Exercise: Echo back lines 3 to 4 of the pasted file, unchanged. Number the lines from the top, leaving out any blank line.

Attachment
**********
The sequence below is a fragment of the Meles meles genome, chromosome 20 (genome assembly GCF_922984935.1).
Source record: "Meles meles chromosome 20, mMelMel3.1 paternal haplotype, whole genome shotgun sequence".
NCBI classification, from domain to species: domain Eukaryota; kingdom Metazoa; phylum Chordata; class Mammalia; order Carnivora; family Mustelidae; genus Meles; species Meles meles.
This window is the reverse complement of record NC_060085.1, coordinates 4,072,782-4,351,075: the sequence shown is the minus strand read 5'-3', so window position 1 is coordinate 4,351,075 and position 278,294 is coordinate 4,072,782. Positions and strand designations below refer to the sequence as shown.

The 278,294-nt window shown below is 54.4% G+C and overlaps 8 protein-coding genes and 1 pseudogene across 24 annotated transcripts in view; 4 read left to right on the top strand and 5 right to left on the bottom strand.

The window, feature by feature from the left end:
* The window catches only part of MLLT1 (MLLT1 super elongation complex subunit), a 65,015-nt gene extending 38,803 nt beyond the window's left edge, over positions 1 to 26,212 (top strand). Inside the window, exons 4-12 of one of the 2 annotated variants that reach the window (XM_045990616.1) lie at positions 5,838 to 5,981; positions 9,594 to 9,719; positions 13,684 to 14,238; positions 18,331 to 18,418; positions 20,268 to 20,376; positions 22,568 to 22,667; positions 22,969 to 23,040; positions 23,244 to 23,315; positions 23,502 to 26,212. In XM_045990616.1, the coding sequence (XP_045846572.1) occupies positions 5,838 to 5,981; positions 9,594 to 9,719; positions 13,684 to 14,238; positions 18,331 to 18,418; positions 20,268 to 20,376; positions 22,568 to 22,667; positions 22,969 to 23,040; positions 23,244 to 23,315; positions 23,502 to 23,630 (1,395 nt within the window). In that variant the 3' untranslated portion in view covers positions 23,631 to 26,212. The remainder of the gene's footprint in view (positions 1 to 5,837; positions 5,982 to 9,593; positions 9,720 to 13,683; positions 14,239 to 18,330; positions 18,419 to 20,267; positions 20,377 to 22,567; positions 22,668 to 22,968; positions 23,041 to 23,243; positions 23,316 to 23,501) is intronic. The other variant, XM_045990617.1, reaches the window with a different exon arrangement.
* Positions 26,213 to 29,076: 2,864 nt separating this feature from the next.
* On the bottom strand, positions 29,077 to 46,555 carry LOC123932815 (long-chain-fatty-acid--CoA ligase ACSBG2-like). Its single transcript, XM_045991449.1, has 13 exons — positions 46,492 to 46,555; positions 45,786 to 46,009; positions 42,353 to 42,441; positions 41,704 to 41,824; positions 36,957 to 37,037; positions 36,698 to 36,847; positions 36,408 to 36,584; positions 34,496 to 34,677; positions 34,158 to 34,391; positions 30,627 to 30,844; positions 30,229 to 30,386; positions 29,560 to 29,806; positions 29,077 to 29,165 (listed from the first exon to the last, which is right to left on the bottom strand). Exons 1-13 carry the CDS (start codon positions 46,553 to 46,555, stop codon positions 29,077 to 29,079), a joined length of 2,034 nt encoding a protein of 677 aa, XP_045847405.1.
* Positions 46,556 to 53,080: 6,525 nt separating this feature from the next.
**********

NCBI classification, from domain to species: domain Eukaryota; kingdom Metazoa; phylum Chordata; class Mammalia; order Carnivora; family Mustelidae; genus Meles; species Meles meles.
This window is the reverse complement of record NC_060085.1, coordinates 4,072,782-4,351,075: the sequence shown is the minus strand read 5'-3', so window position 1 is coordinate 4,351,075 and position 278,294 is coordinate 4,072,782. Positions and strand designations below refer to the sequence as shown.